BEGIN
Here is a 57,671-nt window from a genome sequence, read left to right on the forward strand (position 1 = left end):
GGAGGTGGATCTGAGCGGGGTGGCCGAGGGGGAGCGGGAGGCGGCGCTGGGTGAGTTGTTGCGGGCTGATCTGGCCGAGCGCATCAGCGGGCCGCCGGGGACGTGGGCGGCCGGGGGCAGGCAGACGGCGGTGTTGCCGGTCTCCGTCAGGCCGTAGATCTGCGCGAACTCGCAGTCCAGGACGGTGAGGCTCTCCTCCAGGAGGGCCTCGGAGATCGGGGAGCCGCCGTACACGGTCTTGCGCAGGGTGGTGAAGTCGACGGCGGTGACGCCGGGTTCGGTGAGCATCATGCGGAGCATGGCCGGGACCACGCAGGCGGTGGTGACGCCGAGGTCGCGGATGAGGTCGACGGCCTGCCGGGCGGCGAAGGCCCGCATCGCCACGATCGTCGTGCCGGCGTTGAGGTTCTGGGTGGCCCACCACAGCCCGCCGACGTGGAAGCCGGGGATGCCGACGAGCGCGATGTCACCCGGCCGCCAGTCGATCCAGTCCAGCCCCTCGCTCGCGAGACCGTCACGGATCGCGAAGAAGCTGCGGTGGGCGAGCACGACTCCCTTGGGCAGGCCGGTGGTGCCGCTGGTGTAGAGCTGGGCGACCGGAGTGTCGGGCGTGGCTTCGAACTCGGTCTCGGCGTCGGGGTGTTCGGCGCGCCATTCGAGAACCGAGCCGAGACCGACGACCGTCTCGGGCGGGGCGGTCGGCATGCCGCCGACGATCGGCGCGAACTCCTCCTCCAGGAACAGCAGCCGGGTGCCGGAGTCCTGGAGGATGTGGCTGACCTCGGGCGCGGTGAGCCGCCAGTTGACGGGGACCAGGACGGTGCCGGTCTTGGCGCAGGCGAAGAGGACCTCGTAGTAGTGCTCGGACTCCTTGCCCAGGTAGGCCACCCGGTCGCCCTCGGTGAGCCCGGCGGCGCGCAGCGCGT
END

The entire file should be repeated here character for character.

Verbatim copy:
Here is a 57,671-nt window from a genome sequence, read left to right on the forward strand (position 1 = left end):
GGAGGTGGATCTGAGCGGGGTGGCCGAGGGGGAGCGGGAGGCGGCGCTGGGTGAGTTGTTGCGGGCTGATCTGGCCGAGCGCATCAGCGGGCCGCCGGGGACGTGGGCGGCCGGGGGCAGGCAGACGGCGGTGTTGCCGGTCTCCGTCAGGCCGTAGATCTGCGCGAACTCGCAGTCCAGGACGGTGAGGCTCTCCTCCAGGAGGGCCTCGGAGATCGGGGAGCCGCCGTACACGGTCTTGCGCAGGGTGGTGAAGTCGACGGCGGTGACGCCGGGTTCGGTGAGCATCATGCGGAGCATGGCCGGGACCACGCAGGCGGTGGTGACGCCGAGGTCGCGGATGAGGTCGACGGCCTGCCGGGCGGCGAAGGCCCGCATCGCCACGATCGTCGTGCCGGCGTTGAGGTTCTGGGTGGCCCACCACAGCCCGCCGACGTGGAAGCCGGGGATGCCGACGAGCGCGATGTCACCCGGCCGCCAGTCGATCCAGTCCAGCCCCTCGCTCGCGAGACCGTCACGGATCGCGAAGAAGCTGCGGTGGGCGAGCACGACTCCCTTGGGCAGGCCGGTGGTGCCGCTGGTGTAGAGCTGGGCGACCGGAGTGTCGGGCGTGGCTTCGAACTCGGTCTCGGCGTCGGGGTGTTCGGCGCGCCATTCGAGAACCGAGCCGAGACCGACGACCGTCTCGGGCGGGGCGGTCGGCATGCCGCCGACGATCGGCGCGAACTCCTCCTCCAGGAACAGCAGCCGGGTGCCGGAGTCCTGGAGGATGTGGCTGACCTCGGGCGCGGTGAGCCGCCAGTTGACGGGGACCAGGACGGTGCCGGTCTTGGCGCAGGCGAAGAGGACCTCGTAGTAGTGCTCGGACTCCTTGCCCAGGTAGGCCACCCGGTCGCCCTCGGTGAGCCCGGCGGCGCGCAGCGCGT